Watching James Bond films is for some of us a family tradition over the Christmas holiday, mostly because the stories are so big and farfetched. You know, where the bad guys are found to be secretly coercing governments – and even entire countries – to aid and abet corporate global domination, and where good old Felix from the CIA saves the day and helps Mr. Bond defeat the evildoers. But in a bizarre twist to the plot, it now looks like the real-life Felix may have actually been working for Monsanto and the Big Ag lobby all along. An article in The Guardian newspaper this week on the latest batch of diplomatic cables released by Wikileaks reveals that the U.S. embassy in Paris advised Washington in 2007 to start a military-style trade war against any European Union country that opposed genetically modified (GM) crops. It’s exactly the kind of plot that you’d expect to see in a James Bond movie. One of cables is from Craig Stapleton, the U.S. ambassador to France from 2005-2009. In that cable, Stapleton expresses his concern that France might soon pass laws that could hamper the expansion of GM crops in Europe, and calls on Washington to punish the EU – particularly countries not supporting the use of GM crops. “Country team Paris recommends that we calibrate a target retaliation list that causes some pain across the EU since this is a collective responsibility, but that also focuses in part on the worst culprits… "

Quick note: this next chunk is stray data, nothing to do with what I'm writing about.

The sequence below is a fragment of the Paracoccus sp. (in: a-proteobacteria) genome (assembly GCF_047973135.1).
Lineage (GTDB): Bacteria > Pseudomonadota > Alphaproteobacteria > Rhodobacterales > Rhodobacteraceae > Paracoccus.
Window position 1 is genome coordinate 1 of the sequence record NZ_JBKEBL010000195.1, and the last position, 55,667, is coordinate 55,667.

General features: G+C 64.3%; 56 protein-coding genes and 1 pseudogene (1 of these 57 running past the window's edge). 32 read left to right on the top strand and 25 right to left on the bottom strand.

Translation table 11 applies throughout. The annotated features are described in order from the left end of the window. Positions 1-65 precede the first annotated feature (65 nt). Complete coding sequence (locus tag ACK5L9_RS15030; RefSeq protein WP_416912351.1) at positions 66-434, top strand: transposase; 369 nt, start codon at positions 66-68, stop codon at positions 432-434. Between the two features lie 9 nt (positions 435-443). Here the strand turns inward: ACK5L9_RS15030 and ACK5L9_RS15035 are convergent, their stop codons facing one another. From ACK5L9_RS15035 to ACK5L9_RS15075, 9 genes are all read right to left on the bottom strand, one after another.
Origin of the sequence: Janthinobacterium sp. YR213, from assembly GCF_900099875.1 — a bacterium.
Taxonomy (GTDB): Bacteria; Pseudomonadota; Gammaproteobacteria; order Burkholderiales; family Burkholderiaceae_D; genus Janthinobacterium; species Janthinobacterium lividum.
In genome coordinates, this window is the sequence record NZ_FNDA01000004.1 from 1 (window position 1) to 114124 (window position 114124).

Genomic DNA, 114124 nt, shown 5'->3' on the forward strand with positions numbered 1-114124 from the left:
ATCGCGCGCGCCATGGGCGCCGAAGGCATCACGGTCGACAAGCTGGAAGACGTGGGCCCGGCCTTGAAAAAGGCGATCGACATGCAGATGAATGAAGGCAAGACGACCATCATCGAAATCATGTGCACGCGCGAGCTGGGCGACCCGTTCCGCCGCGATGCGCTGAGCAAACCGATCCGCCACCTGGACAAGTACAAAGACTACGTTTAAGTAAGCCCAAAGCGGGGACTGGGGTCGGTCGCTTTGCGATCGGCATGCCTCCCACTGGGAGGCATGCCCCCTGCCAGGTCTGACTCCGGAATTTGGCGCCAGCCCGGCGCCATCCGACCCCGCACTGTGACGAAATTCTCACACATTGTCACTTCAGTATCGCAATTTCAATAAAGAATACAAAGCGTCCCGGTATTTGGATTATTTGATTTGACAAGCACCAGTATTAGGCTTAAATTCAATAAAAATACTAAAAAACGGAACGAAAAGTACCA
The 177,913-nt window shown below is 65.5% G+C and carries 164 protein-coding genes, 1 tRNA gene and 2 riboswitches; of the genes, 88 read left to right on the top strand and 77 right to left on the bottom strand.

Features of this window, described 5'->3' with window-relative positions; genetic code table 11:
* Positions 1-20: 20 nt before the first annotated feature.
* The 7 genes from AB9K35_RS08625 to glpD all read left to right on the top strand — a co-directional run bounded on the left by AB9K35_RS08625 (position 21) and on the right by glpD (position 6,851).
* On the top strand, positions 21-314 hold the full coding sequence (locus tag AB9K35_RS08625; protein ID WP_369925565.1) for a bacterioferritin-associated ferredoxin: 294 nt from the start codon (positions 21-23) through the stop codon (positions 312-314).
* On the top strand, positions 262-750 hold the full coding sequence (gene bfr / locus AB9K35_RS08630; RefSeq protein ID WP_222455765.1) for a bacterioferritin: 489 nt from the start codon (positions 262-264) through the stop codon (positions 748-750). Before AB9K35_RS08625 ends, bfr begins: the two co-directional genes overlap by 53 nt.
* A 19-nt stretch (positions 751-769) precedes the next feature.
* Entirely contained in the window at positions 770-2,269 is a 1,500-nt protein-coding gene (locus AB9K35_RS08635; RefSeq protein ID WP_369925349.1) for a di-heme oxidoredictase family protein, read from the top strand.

“The truth will out” – no matter how hard you try to discredit or disregard it. That’s certainly what the industrial meat lobby is finding when it comes to the human health implications of the overuse of antibiotics in intensive livestock farming.
For while they desperately fight a rearguard action to counter growing public concerns over intensive livestock production, yet another independent scientific study has proved that resistance to antibiotics is on the increase in intestinal bacteria in animals as a direct result of antibiotic treatments.
In her doctoral research at the Norwegian School of Veterinary Science, Anne-Mette R. Grønvold looked at the impact of antibiotic treatments on bacteria in the intestines of animals. Grønvold found that resistance to antibiotics is on the increase in intestinal bacteria in animals as a direct result of antibiotic treatments. She found that antibiotic resistance can spread between ordinary intestinal bacteria and disease-producing bacteria, and between bacteria from animals and bacteria from humans. Acknowledging that antibiotics are “essential to treat infections,” she states that it is important to use antibiotics in the correct way and “only when necessary” in order to minimize the problems of resistance and to ensure that the antibiotics available still work when they are needed.